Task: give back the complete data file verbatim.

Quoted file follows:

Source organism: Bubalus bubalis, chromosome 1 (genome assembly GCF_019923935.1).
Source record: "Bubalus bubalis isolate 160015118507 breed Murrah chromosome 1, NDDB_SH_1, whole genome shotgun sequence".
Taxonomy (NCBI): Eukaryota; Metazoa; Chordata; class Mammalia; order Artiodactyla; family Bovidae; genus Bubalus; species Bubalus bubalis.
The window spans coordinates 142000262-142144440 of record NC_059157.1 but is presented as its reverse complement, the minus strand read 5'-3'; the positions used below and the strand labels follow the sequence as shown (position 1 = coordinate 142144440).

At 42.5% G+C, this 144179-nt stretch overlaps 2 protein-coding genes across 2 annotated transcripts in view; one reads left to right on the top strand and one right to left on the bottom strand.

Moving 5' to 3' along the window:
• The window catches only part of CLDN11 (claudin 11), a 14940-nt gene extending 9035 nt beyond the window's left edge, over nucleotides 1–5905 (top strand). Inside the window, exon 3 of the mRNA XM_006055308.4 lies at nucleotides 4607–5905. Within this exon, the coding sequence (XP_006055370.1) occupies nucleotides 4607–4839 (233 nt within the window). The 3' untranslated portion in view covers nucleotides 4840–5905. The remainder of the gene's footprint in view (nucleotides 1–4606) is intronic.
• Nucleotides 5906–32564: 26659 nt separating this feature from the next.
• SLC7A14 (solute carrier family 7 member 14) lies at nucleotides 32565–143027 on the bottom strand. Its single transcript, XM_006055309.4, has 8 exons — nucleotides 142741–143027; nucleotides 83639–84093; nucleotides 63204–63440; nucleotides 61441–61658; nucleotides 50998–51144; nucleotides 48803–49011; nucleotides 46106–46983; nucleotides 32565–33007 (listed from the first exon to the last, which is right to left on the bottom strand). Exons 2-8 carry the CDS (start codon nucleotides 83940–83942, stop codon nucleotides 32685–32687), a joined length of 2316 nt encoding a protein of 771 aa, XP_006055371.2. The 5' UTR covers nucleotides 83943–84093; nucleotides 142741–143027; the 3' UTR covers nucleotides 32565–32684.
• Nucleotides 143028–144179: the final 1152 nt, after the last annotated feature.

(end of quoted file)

Source organism: Bubalus bubalis, chromosome 1 (genome assembly GCF_019923935.1).
Source record: "Bubalus bubalis isolate 160015118507 breed Murrah chromosome 1, NDDB_SH_1, whole genome shotgun sequence".
Taxonomy (NCBI): Eukaryota; Metazoa; Chordata; class Mammalia; order Artiodactyla; family Bovidae; genus Bubalus; species Bubalus bubalis.
The window spans coordinates 142000262-142144440 of record NC_059157.1 but is presented as its reverse complement, the minus strand read 5'-3'; the positions used below and the strand labels follow the sequence as shown (position 1 = coordinate 142144440).

At 42.5% G+C, this 144179-nt stretch overlaps 2 protein-coding genes across 2 annotated transcripts in view; one reads left to right on the top strand and one right to left on the bottom strand.

Moving 5' to 3' along the window:
• The window catches only part of CLDN11 (claudin 11), a 14940-nt gene extending 9035 nt beyond the window's left edge, over nucleotides 1–5905 (top strand). Inside the window, exon 3 of the mRNA XM_006055308.4 lies at nucleotides 4607–5905. Within this exon, the coding sequence (XP_006055370.1) occupies nucleotides 4607–4839 (233 nt within the window). The 3' untranslated portion in view covers nucleotides 4840–5905. The remainder of the gene's footprint in view (nucleotides 1–4606) is intronic.
• Nucleotides 5906–32564: 26659 nt separating this feature from the next.
• SLC7A14 (solute carrier family 7 member 14) lies at nucleotides 32565–143027 on the bottom strand. Its single transcript, XM_006055309.4, has 8 exons — nucleotides 142741–143027; nucleotides 83639–84093; nucleotides 63204–63440; nucleotides 61441–61658; nucleotides 50998–51144; nucleotides 48803–49011; nucleotides 46106–46983; nucleotides 32565–33007 (listed from the first exon to the last, which is right to left on the bottom strand). Exons 2-8 carry the CDS (start codon nucleotides 83940–83942, stop codon nucleotides 32685–32687), a joined length of 2316 nt encoding a protein of 771 aa, XP_006055371.2. The 5' UTR covers nucleotides 83943–84093; nucleotides 142741–143027; the 3' UTR covers nucleotides 32565–32684.
• Nucleotides 143028–144179: the final 1152 nt, after the last annotated feature.